It can be said, with little fear of contradiction, that if the NRA had a job that needed doing, at one time or another, C.B. Lister did it.
C.B. Lister was intimately involved with the shooting sports for most of his life, having begun as a Boy Scout, under the tutelage of National Guard Lieutenant T.G. Samworth, in Wilmington, DE. Lister's first job was with DuPont—the Wilmington-based maker of smokeless gun powder—where he worked with K.K.V. Casey and Samworth selling and promoting DuPont products.
From 1917 until the end of the first World War, Lister served in the United States Army. Then, in 1921 at Samworth's invitation (Samworth was, by then, an editor of Arms and The Man), he moved to Washington and joined the NRA headquarters staff. His first job was advertising and promotion manager. It was Lister who first suggested expanding NRA membership outside the regular military establishment and militia. Under Lister's management, membership rolls grew from 3,500 in 1921 to over 10,000 in 1925. When Maj. Gen. Milton Reckord became Executive Vice President in 1926, Lister moved up to Secretary.
As Secretary of the National Rifle Association of America, Lister lent his considerable skill to the establishment and operation of more than two decades of important NRA programs. For many years, he contributed the "NRA News and Events" pages to each month's edition of American Rifleman. Later the magazine's masthead carried him as "Editor." He was a leader in the fight to protect the rights of law-abiding Americans concerning ownership of firearms. He was a pioneer in the effort to promote safe and responsible hunting in the United States. As we became involved in World War II, C.B. Lister ran the NRA, earning letters of commendation for his, and the NRA's, efforts from President Truman, General Marshall, Admiral King and many others.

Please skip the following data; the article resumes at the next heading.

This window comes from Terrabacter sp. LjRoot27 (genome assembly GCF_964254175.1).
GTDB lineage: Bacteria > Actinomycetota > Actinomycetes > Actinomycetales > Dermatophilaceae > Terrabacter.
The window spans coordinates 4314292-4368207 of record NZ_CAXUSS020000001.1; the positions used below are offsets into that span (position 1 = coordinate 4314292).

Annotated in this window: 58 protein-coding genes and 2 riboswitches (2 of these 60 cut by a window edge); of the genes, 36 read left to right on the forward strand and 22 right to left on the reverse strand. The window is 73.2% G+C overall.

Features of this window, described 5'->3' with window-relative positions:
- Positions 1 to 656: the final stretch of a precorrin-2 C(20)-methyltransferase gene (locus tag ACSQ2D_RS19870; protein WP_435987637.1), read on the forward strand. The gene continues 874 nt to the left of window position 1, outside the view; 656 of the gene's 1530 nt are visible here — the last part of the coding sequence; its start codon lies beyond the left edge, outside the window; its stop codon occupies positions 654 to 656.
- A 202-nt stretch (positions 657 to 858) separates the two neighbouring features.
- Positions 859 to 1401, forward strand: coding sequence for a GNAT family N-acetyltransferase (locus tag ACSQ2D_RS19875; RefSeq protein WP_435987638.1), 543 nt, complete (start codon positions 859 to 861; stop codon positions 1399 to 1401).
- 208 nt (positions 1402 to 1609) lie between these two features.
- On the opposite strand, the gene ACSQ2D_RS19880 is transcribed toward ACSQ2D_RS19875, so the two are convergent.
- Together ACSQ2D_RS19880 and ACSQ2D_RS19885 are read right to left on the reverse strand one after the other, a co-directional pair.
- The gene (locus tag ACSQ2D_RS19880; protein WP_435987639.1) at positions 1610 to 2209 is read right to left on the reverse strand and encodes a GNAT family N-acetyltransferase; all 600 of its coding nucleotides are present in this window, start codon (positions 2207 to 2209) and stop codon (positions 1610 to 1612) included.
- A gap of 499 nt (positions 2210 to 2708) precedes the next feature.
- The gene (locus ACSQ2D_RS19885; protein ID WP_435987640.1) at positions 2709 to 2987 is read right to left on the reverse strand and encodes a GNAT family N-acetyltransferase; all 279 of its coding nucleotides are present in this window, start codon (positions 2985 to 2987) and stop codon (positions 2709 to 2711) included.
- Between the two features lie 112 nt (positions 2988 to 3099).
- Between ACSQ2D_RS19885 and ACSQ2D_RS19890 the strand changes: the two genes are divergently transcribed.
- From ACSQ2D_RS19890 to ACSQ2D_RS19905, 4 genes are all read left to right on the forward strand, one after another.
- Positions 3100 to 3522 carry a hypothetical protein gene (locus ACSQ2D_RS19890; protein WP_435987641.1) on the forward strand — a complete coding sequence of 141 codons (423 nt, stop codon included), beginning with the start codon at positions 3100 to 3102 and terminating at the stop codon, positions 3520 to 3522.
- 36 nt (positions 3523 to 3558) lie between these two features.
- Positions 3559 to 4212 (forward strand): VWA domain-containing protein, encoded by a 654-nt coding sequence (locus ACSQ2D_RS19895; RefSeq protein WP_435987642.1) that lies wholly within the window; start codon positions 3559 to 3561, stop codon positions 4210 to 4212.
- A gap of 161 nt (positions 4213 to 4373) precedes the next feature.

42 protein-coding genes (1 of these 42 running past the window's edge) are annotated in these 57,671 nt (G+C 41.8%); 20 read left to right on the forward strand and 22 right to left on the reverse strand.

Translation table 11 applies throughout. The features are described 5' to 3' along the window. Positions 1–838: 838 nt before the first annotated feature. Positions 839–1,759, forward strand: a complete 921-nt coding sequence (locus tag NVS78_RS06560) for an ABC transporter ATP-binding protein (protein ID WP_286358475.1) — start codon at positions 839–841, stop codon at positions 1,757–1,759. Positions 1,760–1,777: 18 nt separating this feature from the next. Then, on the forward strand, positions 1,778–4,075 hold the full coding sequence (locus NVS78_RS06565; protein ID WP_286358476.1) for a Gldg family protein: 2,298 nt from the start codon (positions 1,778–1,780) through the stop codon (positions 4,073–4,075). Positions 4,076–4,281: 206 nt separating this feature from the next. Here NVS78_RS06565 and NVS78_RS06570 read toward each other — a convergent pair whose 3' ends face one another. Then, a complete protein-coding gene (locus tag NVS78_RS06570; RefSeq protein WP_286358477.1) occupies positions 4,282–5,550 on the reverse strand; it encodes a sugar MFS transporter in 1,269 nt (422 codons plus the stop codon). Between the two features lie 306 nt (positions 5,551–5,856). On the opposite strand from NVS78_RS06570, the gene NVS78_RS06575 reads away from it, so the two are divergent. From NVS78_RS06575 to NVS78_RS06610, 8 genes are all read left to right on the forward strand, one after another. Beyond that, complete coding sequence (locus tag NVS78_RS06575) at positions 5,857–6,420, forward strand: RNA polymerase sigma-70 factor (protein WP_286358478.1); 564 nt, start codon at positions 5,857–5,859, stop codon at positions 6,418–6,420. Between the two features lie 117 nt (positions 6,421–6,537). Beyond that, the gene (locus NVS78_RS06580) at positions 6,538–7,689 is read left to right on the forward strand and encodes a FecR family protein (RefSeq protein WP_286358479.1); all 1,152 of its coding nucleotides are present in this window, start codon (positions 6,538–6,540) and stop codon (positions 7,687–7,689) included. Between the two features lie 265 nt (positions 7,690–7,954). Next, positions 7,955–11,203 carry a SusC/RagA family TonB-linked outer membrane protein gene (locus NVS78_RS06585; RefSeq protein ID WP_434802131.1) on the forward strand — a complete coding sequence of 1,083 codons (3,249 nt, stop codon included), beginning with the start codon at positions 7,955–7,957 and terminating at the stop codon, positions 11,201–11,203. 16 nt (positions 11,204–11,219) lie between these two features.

Lister's managerial and promotional activities extended outside the NRA. He was a member of the boards of both the Washington D.C. Boys Club and the Washington D.C. Criminal Justice Association. He was a member of the National Council of the Boy Scouts of America. And, directly allied with NRA efforts, Lister sat on the National Board for the Promotion of Rifle Practice and on the American Olympic Committee.
C.B. Lister died of cancer in May, 1951. He was 52.